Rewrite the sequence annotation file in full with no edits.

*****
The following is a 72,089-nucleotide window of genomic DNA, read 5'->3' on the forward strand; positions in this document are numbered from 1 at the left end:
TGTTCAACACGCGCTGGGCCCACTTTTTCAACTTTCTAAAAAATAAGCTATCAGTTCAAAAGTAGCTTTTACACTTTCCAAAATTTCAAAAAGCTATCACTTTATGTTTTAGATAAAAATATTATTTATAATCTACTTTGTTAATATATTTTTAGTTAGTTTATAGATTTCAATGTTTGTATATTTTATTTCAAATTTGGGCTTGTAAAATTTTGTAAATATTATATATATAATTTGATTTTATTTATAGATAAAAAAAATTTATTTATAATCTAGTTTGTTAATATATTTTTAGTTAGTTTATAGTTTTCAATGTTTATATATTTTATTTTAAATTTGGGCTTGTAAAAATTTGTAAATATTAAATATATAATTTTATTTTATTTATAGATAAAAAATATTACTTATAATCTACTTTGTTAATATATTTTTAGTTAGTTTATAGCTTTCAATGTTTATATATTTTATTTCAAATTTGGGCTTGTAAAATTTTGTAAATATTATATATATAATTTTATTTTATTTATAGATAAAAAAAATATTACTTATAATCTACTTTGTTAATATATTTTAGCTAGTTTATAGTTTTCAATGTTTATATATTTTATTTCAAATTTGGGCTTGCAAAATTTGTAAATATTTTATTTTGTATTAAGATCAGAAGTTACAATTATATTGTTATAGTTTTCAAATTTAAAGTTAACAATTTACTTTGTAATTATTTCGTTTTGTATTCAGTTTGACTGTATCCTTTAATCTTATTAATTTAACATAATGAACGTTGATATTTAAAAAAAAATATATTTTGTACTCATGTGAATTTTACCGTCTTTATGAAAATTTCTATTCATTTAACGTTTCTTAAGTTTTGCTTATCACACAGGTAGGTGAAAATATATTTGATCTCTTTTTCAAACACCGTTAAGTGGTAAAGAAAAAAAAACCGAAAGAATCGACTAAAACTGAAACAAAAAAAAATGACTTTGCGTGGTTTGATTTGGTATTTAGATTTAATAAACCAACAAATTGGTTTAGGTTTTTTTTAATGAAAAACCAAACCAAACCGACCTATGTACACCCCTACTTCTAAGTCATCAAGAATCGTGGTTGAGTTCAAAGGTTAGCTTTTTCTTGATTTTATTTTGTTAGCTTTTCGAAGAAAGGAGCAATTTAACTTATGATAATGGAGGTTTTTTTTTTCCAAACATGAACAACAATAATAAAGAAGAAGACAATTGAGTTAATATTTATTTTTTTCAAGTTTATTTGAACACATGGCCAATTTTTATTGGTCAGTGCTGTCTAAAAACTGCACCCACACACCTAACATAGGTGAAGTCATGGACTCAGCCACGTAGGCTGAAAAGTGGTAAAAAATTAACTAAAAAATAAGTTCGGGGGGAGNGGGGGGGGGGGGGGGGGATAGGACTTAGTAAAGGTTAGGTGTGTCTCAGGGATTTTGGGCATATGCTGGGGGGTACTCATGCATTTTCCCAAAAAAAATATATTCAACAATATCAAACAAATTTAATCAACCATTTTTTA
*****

The following is a 72,089-nucleotide window of genomic DNA, read 5'->3' on the forward strand; positions in this document are numbered from 1 at the left end:
TGTTCAACACGCGCTGGGCCCACTTTTTCAACTTTCTAAAAAATAAGCTATCAGTTCAAAAGTAGCTTTTACACTTTCCAAAATTTCAAAAAGCTATCACTTTATGTTTTAGATAAAAATATTATTTATAATCTACTTTGTTAATATATTTTTAGTTAGTTTATAGATTTCAATGTTTGTATATTTTATTTCAAATTTGGGCTTGTAAAATTTTGTAAATATTATATATATAATTTGATTTTATTTATAGATAAAAAAAATTTATTTATAATCTAGTTTGTTAATATATTTTTAGTTAGTTTATAGTTTTCAATGTTTATATATTTTATTTTAAATTTGGGCTTGTAAAAATTTGTAAATATTAAATATATAATTTTATTTTATTTATAGATAAAAAATATTACTTATAATCTACTTTGTTAATATATTTTTAGTTAGTTTATAGCTTTCAATGTTTATATATTTTATTTCAAATTTGGGCTTGTAAAATTTTGTAAATATTATATATATAATTTTATTTTATTTATAGATAAAAAAAATATTACTTATAATCTACTTTGTTAATATATTTTAGCTAGTTTATAGTTTTCAATGTTTATATATTTTATTTCAAATTTGGGCTTGCAAAATTTGTAAATATTTTATTTTGTATTAAGATCAGAAGTTACAATTATATTGTTATAGTTTTCAAATTTAAAGTTAACAATTTACTTTGTAATTATTTCGTTTTGTATTCAGTTTGACTGTATCCTTTAATCTTATTAATTTAACATAATGAACGTTGATATTTAAAAAAAAATATATTTTGTACTCATGTGAATTTTACCGTCTTTATGAAAATTTCTATTCATTTAACGTTTCTTAAGTTTTGCTTATCACACAGGTAGGTGAAAATATATTTGATCTCTTTTTCAAACACCGTTAAGTGGTAAAGAAAAAAAAACCGAAAGAATCGACTAAAACTGAAACAAAAAAAAATGACTTTGCGTGGTTTGATTTGGTATTTAGATTTAATAAACCAACAAATTGGTTTAGGTTTTTTTTAATGAAAAACCAAACCAAACCGACCTATGTACACCCCTACTTCTAAGTCATCAAGAATCGTGGTTGAGTTCAAAGGTTAGCTTTTTCTTGATTTTATTTTGTTAGCTTTTCGAAGAAAGGAGCAATTTAACTTATGATAATGGAGGTTTTTTTTTTCCAAACATGAACAACAATAATAAAGAAGAAGACAATTGAGTTAATATTTATTTTTTTCAAGTTTATTTGAACACATGGCCAATTTTTATTGGTCAGTGCTGTCTAAAAACTGCACCCACACACCTAACATAGGTGAAGTCATGGACTCAGCCACGTAGGCTGAAAAGTGGTAAAAAATTAACTAAAAAATAAGTTCGGGGGGAGNGGGGGGGGGGGGGGGGGATAGGACTTAGTAAAGGTTAGGTGTGTCTCAGGGATTTTGGGCATATGCTGGGGGGTACTCATGCATTTTCCCAAAAAAAATATATTCAACAATATCAAACAAATTTAATCAACCATTTTTTA